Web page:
- Are you passionate enough about it to create a compelling marketing campaign, even after finishing the product itself? If you exhaust all of your enthusiasm for the project in developing it, no one will ever hear about it, and you will have only succeeded in creating the world’s most amazing dust collector.
- Beyond the money, how does it fit in with your personal goals? During the day-to-day running of your business, it’s easy to forget that a big reason you choose this entrepreneurial life was to fulfill very personal goals. Maybe it’s to be home with the kids, or have the money to travel. When considering your new project, consider how it will impact these personal goals. It may be worthwhile to give up something in the short-term — taking a vacation in the next 6 months, for example — in order to reach your longer-term goals sooner.
After asking yourself these questions, you may discover it isn’t appropriate to move forward with your new idea at this time. Don’t throw that idea out! Simply shelve it for “later.”
Every time you have an idea, make a point to write out as many of the details as possible as soon as you can. In the creative passion that flows with a new idea, it will seem unlikely that you will forget any details EVER, but you will. The more time that elapses between the inspiration and the development of the idea, the more details will get foggy. So, get in the habit of writing IT DOWN. And storing it somewhere where you will come across the idea again later.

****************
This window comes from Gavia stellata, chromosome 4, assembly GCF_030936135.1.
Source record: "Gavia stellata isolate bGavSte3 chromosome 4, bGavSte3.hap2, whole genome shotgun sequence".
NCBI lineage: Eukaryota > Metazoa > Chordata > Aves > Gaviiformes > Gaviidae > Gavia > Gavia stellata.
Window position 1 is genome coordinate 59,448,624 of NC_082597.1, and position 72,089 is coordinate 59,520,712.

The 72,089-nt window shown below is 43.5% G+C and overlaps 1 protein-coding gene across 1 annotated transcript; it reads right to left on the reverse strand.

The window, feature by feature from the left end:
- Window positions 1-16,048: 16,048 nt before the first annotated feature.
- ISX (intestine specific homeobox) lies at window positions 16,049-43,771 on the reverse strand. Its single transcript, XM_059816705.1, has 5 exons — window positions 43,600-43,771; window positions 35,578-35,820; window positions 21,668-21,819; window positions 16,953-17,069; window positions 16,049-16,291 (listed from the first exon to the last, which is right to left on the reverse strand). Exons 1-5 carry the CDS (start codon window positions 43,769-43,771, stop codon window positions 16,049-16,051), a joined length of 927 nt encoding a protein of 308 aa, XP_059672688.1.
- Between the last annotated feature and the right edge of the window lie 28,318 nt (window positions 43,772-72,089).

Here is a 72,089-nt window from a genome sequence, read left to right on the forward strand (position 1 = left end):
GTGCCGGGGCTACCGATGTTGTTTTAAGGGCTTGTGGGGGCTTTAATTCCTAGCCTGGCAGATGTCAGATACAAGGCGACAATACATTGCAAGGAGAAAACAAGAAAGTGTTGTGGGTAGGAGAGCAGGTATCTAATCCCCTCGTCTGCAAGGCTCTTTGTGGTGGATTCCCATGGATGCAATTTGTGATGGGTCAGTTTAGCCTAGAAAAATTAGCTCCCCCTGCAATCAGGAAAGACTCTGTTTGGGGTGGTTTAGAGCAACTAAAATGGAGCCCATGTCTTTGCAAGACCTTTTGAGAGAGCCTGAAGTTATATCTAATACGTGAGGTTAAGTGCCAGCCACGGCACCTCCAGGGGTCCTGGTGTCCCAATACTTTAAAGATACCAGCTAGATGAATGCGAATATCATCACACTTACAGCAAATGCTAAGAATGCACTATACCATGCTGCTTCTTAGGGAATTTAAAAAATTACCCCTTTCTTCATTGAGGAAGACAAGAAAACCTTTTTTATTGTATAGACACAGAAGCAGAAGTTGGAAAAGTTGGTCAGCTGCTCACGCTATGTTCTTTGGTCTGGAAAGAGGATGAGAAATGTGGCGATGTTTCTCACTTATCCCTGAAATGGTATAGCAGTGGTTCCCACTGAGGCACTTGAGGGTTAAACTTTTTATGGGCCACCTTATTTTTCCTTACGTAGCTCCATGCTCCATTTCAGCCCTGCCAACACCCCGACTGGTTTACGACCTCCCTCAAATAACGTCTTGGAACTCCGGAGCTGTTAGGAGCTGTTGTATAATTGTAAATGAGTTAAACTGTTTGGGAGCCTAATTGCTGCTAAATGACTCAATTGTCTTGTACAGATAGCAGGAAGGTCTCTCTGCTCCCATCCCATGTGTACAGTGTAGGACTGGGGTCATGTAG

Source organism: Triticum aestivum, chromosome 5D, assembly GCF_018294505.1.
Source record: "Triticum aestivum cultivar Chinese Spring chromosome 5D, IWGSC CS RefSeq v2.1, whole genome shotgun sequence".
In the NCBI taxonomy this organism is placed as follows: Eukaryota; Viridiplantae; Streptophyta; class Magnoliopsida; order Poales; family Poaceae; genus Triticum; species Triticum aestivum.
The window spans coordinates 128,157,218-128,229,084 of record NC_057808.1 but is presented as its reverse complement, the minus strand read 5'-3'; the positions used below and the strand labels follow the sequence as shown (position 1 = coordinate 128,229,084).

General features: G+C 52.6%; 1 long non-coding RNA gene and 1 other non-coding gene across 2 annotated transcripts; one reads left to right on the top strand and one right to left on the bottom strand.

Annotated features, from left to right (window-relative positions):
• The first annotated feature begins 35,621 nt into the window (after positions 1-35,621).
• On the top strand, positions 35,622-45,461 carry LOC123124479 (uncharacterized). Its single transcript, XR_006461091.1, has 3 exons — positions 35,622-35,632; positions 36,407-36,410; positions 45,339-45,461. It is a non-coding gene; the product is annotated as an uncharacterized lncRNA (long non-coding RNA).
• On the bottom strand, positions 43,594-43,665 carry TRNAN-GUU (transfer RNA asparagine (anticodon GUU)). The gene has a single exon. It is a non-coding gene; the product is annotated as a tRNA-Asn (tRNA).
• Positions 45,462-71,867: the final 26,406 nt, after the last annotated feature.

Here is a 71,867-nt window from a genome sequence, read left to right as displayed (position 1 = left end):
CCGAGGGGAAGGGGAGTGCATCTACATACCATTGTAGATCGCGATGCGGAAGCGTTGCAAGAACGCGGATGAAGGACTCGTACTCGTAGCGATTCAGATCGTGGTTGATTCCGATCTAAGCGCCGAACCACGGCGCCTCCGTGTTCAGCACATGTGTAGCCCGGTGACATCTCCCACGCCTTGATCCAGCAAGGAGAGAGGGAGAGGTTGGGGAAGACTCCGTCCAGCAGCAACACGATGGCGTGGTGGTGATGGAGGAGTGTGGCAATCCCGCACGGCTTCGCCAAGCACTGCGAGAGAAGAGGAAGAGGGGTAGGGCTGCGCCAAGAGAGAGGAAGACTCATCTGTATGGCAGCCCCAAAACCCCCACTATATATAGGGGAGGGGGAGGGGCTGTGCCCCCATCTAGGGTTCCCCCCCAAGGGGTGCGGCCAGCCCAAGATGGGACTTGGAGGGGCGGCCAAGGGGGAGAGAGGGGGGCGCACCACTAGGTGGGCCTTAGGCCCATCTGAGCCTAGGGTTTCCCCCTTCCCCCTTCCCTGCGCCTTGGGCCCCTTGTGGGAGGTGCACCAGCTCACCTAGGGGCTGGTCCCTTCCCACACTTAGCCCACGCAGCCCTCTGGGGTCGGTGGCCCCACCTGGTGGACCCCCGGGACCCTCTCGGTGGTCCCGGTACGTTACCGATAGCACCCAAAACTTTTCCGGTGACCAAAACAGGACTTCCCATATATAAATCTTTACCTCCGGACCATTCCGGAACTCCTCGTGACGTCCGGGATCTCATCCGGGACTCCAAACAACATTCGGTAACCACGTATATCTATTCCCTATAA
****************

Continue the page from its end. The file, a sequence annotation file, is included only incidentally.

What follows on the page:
I have a file folder on my desk called, Tickler File: Ideas for Later, where I’ve stashed lots of random ideas I’ve had over the last several years. Lately, though, I’ve been using Evernote instead.
Evernote is a free tool that lets you organize your writing digitally across all of your devices. One reason it beats a paper file is that it is so easy to search. You may have forgotten the idea you had for a meetup group that you shelved 3 years ago, but Evernote won’t.
To manage your multitude of ideas, follow this simple process:
- Write it down! Before you do anything else, take a few minutes to write down your amazing idea, in as much detail as possible.
- Ask the “project selection criteria” questions above. If your idea meets muster, move it into your project management flow. If it doesn’t, file it in your “ideas for later” folder, or do nothing if you used Evernote.
- Review the “ideas for later” folder periodically. Whenever you embark on a new project, flip through your “ideas for later” folder for ideas you can incorporate into your new project. In Evernote, you can also search by keyword. The idea for this post came from an idea I had shelved many years ago and completely forgot about until I ran across my notes.
When you create a process for managing your many ideas, you can keep the creative juices flowing while also staying focused on the projects that you have already committed to. This will enable you to be much more effective in your business, both now and into the future. And you might find that the next time you sit down to crank out a new project, you’ll find that you’ve already written most of the content!